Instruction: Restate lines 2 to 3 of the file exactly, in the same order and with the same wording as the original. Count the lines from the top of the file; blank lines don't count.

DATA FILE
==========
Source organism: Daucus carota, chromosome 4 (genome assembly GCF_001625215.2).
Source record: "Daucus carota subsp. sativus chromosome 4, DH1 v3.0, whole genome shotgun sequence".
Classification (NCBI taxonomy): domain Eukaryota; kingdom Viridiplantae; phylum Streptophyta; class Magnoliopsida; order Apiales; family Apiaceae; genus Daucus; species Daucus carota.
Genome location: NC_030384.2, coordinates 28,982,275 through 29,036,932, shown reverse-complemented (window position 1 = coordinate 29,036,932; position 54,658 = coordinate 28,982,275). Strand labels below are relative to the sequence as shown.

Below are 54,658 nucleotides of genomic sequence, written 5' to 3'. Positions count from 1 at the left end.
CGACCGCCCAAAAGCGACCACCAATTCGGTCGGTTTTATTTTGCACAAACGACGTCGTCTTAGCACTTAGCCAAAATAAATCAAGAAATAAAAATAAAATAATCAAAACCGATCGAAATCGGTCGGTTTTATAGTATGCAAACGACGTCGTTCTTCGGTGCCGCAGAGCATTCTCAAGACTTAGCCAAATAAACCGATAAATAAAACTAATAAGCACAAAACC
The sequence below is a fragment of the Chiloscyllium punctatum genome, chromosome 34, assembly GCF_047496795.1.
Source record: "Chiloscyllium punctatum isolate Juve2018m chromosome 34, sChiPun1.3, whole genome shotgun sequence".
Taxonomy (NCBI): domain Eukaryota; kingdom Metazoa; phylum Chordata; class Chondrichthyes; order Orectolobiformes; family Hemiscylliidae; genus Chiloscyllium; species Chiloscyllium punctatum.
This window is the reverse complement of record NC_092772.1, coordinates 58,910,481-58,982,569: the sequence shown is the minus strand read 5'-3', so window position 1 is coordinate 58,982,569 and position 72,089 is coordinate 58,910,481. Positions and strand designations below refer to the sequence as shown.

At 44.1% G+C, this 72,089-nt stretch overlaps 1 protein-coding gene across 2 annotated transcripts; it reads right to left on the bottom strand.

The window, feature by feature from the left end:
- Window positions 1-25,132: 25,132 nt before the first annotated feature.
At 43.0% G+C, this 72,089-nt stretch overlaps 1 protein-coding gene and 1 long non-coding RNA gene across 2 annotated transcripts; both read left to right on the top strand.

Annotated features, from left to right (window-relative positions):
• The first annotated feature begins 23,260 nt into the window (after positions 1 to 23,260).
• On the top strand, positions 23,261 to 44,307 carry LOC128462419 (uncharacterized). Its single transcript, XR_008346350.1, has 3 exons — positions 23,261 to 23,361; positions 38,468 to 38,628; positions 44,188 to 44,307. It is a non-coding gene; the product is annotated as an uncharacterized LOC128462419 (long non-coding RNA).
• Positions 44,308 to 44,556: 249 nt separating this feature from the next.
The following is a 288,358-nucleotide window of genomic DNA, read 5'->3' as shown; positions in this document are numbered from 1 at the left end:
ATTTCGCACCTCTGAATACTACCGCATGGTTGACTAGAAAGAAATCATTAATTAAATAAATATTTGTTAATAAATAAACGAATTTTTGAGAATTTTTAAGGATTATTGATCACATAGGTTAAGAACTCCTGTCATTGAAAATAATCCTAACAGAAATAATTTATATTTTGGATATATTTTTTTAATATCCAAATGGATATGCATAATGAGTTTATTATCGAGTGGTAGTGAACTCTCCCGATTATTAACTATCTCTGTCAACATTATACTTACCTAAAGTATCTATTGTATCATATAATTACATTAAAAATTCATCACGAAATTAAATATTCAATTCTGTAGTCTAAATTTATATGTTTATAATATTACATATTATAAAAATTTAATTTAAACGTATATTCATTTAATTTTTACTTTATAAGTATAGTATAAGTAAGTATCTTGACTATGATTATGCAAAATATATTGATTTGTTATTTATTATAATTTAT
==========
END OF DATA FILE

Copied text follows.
Source record: "Daucus carota subsp. sativus chromosome 4, DH1 v3.0, whole genome shotgun sequence".
Classification (NCBI taxonomy): domain Eukaryota; kingdom Viridiplantae; phylum Streptophyta; class Magnoliopsida; order Apiales; family Apiaceae; genus Daucus; species Daucus carota.